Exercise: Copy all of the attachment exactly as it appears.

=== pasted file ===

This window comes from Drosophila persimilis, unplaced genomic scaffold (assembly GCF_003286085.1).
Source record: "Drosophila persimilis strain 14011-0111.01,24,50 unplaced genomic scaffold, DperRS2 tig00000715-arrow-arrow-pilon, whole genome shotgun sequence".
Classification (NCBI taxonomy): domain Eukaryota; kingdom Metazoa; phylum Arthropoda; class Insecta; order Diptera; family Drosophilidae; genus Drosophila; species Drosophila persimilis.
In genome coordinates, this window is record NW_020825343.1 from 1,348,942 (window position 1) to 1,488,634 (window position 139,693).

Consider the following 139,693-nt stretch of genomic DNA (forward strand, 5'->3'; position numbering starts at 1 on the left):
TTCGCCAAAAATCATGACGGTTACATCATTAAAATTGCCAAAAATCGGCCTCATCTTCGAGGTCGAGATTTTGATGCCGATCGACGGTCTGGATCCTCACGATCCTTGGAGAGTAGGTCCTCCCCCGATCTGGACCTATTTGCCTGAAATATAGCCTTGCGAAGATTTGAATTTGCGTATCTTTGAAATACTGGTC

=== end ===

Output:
This window comes from Drosophila persimilis, unplaced genomic scaffold (assembly GCF_003286085.1).
Source record: "Drosophila persimilis strain 14011-0111.01,24,50 unplaced genomic scaffold, DperRS2 tig00000715-arrow-arrow-pilon, whole genome shotgun sequence".
Classification (NCBI taxonomy): domain Eukaryota; kingdom Metazoa; phylum Arthropoda; class Insecta; order Diptera; family Drosophilidae; genus Drosophila; species Drosophila persimilis.
In genome coordinates, this window is record NW_020825343.1 from 1,348,942 (window position 1) to 1,488,634 (window position 139,693).

Consider the following 139,693-nt stretch of genomic DNA (forward strand, 5'->3'; position numbering starts at 1 on the left):
TTCGCCAAAAATCATGACGGTTACATCATTAAAATTGCCAAAAATCGGCCTCATCTTCGAGGTCGAGATTTTGATGCCGATCGACGGTCTGGATCCTCACGATCCTTGGAGAGTAGGTCCTCCCCCGATCTGGACCTATTTGCCTGAAATATAGCCTTGCGAAGATTTGAATTTGCGTATCTTTGAAATACTGGTC